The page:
When they make that claim. They aren't talking about all of health care.

Your mother couldn't have walked, uninsured, into an ER to get her initial mammogram. She couldn't have got her tumor surgery there, either.

This country does have excellent health care for those of us who are insured. For people who aren't not so much.

The point is that when the ... (Below threshold)
jim m:

The point is that when the government runs things there is really no incentive to do anything efficiently. There is no incentive to get the most for the money. If you run over budget you just raise taxes.

In working with the real world, you need to demonstrate a return on investment. Health care organizations may be not for profit, but that doesn't mean they are for running at a loss.

Making a profit in this arena means being able to invest more in the organization. Add additional capacity. Offer new services.

The problem with health care is not quality. There are many places where you can find excellent doctors and services.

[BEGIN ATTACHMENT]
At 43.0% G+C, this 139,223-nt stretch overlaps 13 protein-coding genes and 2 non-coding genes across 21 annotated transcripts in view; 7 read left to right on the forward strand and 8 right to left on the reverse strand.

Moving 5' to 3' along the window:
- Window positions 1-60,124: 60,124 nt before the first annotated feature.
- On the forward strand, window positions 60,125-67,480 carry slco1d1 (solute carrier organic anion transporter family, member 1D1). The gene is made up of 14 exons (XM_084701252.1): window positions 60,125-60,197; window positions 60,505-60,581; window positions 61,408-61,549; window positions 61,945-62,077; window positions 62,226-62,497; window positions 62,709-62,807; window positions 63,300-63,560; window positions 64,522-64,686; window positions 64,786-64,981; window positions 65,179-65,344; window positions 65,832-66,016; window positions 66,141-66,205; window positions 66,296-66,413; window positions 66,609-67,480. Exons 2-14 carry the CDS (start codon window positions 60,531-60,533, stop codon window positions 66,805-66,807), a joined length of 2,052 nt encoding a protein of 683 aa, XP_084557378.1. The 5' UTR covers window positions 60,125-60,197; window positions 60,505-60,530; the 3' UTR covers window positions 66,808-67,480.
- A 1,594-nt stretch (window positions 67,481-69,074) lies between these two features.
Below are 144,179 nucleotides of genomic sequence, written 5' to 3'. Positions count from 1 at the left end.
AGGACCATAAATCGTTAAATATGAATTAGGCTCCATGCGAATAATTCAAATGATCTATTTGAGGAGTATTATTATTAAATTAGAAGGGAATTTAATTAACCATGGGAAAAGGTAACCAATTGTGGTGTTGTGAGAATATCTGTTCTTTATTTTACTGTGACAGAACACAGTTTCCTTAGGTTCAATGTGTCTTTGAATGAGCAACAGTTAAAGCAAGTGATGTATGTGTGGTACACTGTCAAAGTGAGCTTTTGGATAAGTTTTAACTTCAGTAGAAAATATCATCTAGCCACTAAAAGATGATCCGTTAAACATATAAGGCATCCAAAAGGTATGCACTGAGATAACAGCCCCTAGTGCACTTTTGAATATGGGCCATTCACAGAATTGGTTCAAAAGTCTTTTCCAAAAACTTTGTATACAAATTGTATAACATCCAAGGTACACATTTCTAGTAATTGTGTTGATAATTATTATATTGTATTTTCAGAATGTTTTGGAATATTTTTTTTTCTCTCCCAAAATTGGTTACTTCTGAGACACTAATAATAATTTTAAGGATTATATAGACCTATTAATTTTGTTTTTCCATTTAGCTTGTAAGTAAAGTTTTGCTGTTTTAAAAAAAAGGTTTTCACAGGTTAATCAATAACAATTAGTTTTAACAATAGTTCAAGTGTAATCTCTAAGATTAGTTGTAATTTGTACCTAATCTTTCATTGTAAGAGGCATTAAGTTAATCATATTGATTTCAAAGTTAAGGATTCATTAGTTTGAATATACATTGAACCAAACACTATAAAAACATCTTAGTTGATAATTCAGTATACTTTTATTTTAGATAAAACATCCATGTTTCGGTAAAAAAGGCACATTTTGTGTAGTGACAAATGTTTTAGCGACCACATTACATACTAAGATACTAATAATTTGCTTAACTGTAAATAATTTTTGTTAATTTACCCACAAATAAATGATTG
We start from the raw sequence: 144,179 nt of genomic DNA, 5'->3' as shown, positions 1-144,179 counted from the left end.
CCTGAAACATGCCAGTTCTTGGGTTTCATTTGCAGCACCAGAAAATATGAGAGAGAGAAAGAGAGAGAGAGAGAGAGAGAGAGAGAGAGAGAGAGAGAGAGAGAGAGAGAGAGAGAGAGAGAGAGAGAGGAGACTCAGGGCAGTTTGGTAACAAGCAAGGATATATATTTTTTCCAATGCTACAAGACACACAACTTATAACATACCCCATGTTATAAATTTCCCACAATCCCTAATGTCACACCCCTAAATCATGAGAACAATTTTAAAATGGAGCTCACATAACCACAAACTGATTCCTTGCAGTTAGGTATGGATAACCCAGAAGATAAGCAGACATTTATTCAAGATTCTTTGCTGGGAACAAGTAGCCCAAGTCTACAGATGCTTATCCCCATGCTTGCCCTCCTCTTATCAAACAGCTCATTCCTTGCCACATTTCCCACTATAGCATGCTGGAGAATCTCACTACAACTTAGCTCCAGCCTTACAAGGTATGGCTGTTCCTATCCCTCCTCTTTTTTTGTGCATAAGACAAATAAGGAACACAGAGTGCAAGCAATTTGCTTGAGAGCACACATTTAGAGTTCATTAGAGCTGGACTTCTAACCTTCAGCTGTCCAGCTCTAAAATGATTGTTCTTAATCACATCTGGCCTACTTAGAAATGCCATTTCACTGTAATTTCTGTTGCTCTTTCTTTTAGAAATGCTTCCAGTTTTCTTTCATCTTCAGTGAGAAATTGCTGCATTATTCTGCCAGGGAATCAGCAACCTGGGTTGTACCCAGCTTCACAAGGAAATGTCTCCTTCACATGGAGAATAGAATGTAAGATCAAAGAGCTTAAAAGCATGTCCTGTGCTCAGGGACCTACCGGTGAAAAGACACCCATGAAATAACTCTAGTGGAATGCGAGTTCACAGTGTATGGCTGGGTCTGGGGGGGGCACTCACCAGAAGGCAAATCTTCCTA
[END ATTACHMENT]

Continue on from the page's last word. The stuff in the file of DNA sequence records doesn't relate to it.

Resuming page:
The problem is not accessibility. Health care is available everywhere.

The problem is cost and what the government proposes is not an actual reduction in cost but a freezing of payment. So it costs the payer less money. There is nothing in any of this legislation that will reduce cost for the people providing health care services so they can reduce what they charge. On the contrary there is more expensive red tape. There are more oversight committees and government panels.

Want to make drugs cheaper? How about reducing the red tape in getting them approved? Why is it that data must be collected inside he US only? Why does valid data from Canada or Europe not count? Why not have some reciprocity? European nations do.

The same goes or technology. It costs huge money to clear a device for the US market. many devices area cleared for procedures in Europe and the rest of the world but they are not available here because of cost. Reduce the cost to access the market and reduce the cost of health care.